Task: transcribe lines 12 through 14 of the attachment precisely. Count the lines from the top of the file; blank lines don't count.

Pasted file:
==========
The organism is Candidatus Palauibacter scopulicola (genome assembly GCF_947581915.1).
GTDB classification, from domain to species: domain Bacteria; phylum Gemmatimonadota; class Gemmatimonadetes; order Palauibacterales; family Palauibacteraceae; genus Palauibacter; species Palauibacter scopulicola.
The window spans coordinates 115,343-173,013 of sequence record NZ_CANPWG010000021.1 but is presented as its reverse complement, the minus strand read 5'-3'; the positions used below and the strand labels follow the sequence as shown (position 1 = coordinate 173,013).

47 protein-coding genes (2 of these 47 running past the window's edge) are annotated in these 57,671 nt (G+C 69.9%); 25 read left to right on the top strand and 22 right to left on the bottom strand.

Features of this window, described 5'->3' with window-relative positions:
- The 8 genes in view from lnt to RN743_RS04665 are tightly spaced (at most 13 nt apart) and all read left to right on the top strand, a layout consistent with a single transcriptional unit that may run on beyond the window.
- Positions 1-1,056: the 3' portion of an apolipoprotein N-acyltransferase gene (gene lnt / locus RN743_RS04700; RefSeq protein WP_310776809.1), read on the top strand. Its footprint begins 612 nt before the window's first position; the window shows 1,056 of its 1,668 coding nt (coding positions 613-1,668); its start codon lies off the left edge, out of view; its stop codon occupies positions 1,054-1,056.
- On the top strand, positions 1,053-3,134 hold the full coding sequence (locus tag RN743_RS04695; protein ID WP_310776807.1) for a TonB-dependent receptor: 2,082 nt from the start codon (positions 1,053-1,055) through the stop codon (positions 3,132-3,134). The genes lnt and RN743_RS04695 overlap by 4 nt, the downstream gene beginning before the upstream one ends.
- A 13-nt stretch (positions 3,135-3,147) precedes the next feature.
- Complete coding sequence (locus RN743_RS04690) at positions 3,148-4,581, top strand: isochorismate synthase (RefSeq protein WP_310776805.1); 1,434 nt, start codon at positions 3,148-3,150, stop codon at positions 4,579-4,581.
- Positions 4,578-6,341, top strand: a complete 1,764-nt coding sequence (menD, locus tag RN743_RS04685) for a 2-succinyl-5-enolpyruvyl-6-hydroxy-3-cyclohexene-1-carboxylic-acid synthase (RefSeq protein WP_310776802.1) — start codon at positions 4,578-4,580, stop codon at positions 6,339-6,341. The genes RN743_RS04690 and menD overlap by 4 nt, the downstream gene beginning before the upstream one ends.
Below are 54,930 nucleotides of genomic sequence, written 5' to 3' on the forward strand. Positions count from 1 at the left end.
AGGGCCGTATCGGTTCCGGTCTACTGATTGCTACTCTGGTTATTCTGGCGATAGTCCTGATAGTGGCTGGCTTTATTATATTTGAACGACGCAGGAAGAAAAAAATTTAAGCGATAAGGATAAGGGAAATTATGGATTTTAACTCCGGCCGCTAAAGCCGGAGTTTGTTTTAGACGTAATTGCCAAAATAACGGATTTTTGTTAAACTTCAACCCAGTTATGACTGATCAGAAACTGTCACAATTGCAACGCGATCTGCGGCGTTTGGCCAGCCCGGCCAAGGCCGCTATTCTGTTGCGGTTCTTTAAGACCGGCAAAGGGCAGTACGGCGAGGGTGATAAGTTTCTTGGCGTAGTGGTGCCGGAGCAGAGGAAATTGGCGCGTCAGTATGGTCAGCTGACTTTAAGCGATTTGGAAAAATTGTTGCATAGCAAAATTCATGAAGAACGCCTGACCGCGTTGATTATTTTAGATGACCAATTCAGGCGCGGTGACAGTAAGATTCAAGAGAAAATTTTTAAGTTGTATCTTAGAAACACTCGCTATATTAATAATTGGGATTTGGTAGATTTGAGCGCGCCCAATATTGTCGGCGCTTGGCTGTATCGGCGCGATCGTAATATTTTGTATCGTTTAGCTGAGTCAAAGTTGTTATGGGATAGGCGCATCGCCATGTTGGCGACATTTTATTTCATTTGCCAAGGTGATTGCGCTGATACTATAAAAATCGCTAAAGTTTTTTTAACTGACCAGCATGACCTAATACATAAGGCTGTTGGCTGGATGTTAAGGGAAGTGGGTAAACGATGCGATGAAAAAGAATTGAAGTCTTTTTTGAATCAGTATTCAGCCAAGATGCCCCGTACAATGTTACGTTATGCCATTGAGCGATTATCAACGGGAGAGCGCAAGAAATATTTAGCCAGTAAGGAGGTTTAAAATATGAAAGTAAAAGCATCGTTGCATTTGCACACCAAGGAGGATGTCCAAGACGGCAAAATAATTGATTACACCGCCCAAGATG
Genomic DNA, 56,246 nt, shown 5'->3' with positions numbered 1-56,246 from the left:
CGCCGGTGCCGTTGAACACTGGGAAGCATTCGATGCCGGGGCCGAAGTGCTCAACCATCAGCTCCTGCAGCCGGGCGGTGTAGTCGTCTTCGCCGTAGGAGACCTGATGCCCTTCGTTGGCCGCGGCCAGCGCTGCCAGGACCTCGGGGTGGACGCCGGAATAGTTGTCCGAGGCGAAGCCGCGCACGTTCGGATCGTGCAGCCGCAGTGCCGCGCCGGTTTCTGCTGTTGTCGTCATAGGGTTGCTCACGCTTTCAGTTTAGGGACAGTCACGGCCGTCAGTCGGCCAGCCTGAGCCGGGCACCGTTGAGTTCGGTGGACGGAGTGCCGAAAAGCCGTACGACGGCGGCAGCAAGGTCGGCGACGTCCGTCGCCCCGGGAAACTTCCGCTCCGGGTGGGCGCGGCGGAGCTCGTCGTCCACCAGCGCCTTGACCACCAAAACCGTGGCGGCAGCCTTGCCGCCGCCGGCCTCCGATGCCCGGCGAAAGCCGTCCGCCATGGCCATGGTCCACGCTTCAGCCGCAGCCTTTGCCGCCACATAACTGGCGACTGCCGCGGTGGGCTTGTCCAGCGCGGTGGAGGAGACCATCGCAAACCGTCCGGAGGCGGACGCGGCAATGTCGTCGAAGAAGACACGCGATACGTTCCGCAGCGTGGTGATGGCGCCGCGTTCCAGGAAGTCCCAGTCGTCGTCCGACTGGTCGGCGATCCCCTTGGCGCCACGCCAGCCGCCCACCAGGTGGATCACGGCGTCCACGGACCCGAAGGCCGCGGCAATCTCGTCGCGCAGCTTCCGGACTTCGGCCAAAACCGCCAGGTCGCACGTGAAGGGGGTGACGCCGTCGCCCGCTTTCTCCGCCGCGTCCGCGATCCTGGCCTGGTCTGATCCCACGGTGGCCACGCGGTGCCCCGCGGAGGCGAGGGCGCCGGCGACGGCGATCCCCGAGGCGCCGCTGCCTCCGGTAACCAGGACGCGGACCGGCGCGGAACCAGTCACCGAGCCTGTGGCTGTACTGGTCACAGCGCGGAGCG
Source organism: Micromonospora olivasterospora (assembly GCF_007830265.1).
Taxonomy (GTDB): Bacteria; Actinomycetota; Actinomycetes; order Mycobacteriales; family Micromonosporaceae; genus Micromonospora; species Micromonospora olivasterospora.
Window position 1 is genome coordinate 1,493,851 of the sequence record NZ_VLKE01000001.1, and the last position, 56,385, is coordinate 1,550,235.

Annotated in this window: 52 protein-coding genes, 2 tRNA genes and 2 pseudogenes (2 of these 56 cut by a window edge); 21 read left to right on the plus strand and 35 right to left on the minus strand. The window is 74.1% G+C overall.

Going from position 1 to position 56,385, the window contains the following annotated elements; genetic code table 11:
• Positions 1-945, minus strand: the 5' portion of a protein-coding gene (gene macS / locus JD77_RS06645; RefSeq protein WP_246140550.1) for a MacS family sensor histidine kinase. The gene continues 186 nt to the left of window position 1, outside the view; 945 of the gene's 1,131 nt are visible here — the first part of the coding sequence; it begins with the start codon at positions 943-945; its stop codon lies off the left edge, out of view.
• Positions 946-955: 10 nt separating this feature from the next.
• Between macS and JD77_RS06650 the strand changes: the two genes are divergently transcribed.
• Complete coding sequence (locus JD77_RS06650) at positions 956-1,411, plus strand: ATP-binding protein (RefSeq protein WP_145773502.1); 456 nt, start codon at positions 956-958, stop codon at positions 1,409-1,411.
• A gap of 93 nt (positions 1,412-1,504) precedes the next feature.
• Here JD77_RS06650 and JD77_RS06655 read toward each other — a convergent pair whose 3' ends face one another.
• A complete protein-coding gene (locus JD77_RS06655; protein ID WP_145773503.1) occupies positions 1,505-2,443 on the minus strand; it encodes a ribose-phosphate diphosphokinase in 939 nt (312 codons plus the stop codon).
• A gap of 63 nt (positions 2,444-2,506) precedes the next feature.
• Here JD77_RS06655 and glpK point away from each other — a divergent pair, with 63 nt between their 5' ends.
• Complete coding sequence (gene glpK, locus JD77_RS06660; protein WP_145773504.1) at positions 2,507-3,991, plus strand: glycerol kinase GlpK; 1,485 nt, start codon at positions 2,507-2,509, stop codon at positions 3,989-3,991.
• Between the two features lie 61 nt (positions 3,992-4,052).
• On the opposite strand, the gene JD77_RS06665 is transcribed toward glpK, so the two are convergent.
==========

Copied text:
Below are 54,930 nucleotides of genomic sequence, written 5' to 3' on the forward strand. Positions count from 1 at the left end.
AGGGCCGTATCGGTTCCGGTCTACTGATTGCTACTCTGGTTATTCTGGCGATAGTCCTGATAGTGGCTGGCTTTATTATATTTGAACGACGCAGGAAGAAAAAAATTTAAGCGATAAGGATAAGGGAAATTATGGATTTTAACTCCGGCCGCTAAAGCCGGAGTTTGTTTTAGACGTAATTGCCAAAATAACGGATTTTTGTTAAACTTCAACCCAGTTATGACTGATCAGAAACTGTCACAATTGCAACGCGATCTGCGGCGTTTGGCCAGCCCGGCCAAGGCCGCTATTCTGTTGCGGTTCTTTAAGACCGGCAAAGGGCAGTACGGCGAGGGTGATAAGTTTCTTGGCGTAGTGGTGCCGGAGCAGAGGAAATTGGCGCGTCAGTATGGTCAGCTGACTTTAAGCGATTTGGAAAAATTGTTGCATAGCAAAATTCATGAAGAACGCCTGACCGCGTTGATTATTTTAGATGACCAATTCAGGCGCGGTGACAGTAAGATTCAAGAGAAAATTTTTAAGTTGTATCTTAGAAACACTCGCTATATTAATAATTGGGATTTGGTAGATTTGAGCGCGCCCAATATTGTCGGCGCTTGGCTGTATCGGCGCGATCGTAATATTTTGTATCGTTTAGCTGAGTCAAAGTTGTTATGGGATAGGCGCATCGCCATGTTGGCGACATTTTATTTCATTTGCCAAGGTGATTGCGCTGATACTATAAAAATCGCTAAAGTTTTTTTAACTGACCAGCATGACCTAATACATAAGGCTGTTGGCTGGATGTTAAGGGAAGTGGGTAAACGATGCGATGAAAAAGAATTGAAGTCTTTTTTGAATCAGTATTCAGCCAAGATGCCCCGTACAATGTTACGTTATGCCATTGAGCGATTATCAACGGGAGAGCGCAAGAAATATTTAGCCAGTAAGGAGGTTTAAAATATGAAAGTAAAAGCATCGTTGCATTTGCACACCAAGGAGGATGTCCAAGACGGCAAAATAATTGATTACACCGCCCAAGATG
Genomic DNA, 56,246 nt, shown 5'->3' with positions numbered 1-56,246 from the left: